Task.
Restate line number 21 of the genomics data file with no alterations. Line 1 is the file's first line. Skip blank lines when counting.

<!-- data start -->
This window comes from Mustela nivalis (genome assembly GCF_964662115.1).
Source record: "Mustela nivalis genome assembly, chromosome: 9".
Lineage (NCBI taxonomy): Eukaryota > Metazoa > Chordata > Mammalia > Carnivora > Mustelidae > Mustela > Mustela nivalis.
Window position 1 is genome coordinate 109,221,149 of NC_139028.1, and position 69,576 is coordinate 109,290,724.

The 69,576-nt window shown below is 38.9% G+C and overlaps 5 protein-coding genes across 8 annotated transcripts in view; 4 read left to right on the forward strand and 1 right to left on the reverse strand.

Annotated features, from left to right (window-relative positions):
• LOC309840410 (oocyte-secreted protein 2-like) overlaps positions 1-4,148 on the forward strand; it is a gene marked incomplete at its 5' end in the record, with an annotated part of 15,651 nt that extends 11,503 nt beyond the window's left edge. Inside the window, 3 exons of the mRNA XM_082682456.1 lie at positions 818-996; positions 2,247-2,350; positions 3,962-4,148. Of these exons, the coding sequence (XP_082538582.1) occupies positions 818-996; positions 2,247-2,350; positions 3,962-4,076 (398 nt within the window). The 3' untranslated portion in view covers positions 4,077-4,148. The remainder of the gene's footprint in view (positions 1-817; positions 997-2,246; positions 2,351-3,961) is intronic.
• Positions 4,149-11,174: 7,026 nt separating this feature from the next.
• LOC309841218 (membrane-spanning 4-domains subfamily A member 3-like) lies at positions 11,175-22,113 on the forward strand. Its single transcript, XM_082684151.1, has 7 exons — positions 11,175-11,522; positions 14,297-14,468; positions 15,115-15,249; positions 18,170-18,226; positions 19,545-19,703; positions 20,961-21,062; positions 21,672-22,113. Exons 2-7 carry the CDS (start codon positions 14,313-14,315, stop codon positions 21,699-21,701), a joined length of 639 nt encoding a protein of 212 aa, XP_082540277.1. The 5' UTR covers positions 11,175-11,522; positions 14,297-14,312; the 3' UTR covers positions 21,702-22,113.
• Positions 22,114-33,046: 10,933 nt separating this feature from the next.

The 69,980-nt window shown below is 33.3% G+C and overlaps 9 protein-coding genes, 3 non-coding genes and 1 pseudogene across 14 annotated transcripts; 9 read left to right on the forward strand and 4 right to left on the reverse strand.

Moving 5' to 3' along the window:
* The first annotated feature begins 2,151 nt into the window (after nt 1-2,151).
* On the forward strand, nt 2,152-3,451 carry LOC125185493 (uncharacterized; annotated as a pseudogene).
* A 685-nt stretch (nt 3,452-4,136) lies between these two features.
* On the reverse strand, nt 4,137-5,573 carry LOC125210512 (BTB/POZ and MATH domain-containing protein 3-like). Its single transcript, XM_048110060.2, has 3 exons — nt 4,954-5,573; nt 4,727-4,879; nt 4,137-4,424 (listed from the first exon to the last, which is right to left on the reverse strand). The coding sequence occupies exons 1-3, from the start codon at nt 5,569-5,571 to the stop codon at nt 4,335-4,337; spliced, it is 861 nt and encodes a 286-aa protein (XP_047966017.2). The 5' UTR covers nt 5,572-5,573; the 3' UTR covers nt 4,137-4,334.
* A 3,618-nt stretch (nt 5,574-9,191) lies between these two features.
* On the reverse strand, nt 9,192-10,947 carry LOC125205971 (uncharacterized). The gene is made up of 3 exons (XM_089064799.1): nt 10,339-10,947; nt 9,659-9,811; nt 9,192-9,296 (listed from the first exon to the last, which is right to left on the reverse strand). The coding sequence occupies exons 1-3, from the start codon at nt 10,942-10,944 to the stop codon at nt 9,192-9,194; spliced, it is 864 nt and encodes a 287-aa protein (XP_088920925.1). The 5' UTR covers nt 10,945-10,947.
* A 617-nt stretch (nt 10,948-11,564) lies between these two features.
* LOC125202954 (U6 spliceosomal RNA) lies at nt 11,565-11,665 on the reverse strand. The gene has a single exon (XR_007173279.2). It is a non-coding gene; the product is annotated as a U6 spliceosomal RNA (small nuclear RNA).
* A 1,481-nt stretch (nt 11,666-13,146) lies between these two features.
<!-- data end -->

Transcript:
* A 1,481-nt stretch (nt 11,666-13,146) lies between these two features.